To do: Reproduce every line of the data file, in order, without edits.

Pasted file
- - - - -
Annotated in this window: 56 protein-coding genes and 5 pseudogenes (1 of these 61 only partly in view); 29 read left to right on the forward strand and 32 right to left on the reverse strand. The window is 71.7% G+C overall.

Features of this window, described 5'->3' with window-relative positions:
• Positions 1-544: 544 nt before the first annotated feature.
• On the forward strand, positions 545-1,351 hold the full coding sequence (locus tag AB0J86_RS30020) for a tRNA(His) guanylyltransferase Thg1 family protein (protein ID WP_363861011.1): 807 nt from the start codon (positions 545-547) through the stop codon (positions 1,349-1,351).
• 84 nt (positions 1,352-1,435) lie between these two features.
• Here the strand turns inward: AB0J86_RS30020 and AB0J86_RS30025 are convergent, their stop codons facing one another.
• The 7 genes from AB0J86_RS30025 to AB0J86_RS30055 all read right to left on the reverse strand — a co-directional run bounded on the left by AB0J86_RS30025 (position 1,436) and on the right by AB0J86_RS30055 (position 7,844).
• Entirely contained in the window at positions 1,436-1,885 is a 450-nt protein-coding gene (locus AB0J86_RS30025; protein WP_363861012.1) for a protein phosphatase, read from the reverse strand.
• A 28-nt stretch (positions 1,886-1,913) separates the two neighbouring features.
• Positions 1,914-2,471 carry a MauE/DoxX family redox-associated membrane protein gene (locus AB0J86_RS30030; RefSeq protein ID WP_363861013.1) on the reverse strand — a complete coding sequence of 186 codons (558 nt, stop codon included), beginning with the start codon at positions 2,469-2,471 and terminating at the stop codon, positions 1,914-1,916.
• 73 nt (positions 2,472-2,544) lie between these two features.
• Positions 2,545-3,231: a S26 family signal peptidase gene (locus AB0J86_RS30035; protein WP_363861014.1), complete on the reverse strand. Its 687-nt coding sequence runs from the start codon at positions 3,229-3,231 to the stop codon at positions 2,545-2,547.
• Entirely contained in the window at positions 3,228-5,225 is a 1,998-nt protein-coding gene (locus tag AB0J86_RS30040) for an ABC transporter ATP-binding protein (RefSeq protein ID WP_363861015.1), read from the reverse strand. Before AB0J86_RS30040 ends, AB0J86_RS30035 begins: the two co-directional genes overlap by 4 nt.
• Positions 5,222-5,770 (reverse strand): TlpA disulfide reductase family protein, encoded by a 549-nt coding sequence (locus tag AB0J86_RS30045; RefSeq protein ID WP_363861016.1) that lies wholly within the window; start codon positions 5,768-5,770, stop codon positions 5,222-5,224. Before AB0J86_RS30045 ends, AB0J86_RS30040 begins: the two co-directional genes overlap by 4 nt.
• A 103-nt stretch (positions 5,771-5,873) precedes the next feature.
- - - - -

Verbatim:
Annotated in this window: 56 protein-coding genes and 5 pseudogenes (1 of these 61 only partly in view); 29 read left to right on the forward strand and 32 right to left on the reverse strand. The window is 71.7% G+C overall.

Features of this window, described 5'->3' with window-relative positions:
• Positions 1-544: 544 nt before the first annotated feature.
• On the forward strand, positions 545-1,351 hold the full coding sequence (locus tag AB0J86_RS30020) for a tRNA(His) guanylyltransferase Thg1 family protein (protein ID WP_363861011.1): 807 nt from the start codon (positions 545-547) through the stop codon (positions 1,349-1,351).
• 84 nt (positions 1,352-1,435) lie between these two features.
• Here the strand turns inward: AB0J86_RS30020 and AB0J86_RS30025 are convergent, their stop codons facing one another.
• The 7 genes from AB0J86_RS30025 to AB0J86_RS30055 all read right to left on the reverse strand — a co-directional run bounded on the left by AB0J86_RS30025 (position 1,436) and on the right by AB0J86_RS30055 (position 7,844).
• Entirely contained in the window at positions 1,436-1,885 is a 450-nt protein-coding gene (locus AB0J86_RS30025; protein WP_363861012.1) for a protein phosphatase, read from the reverse strand.
• A 28-nt stretch (positions 1,886-1,913) separates the two neighbouring features.
• Positions 1,914-2,471 carry a MauE/DoxX family redox-associated membrane protein gene (locus AB0J86_RS30030; RefSeq protein ID WP_363861013.1) on the reverse strand — a complete coding sequence of 186 codons (558 nt, stop codon included), beginning with the start codon at positions 2,469-2,471 and terminating at the stop codon, positions 1,914-1,916.
• 73 nt (positions 2,472-2,544) lie between these two features.
• Positions 2,545-3,231: a S26 family signal peptidase gene (locus AB0J86_RS30035; protein WP_363861014.1), complete on the reverse strand. Its 687-nt coding sequence runs from the start codon at positions 3,229-3,231 to the stop codon at positions 2,545-2,547.
• Entirely contained in the window at positions 3,228-5,225 is a 1,998-nt protein-coding gene (locus tag AB0J86_RS30040) for an ABC transporter ATP-binding protein (RefSeq protein ID WP_363861015.1), read from the reverse strand. Before AB0J86_RS30040 ends, AB0J86_RS30035 begins: the two co-directional genes overlap by 4 nt.
• Positions 5,222-5,770 (reverse strand): TlpA disulfide reductase family protein, encoded by a 549-nt coding sequence (locus tag AB0J86_RS30045; RefSeq protein ID WP_363861016.1) that lies wholly within the window; start codon positions 5,768-5,770, stop codon positions 5,222-5,224. Before AB0J86_RS30045 ends, AB0J86_RS30040 begins: the two co-directional genes overlap by 4 nt.
• A 103-nt stretch (positions 5,771-5,873) precedes the next feature.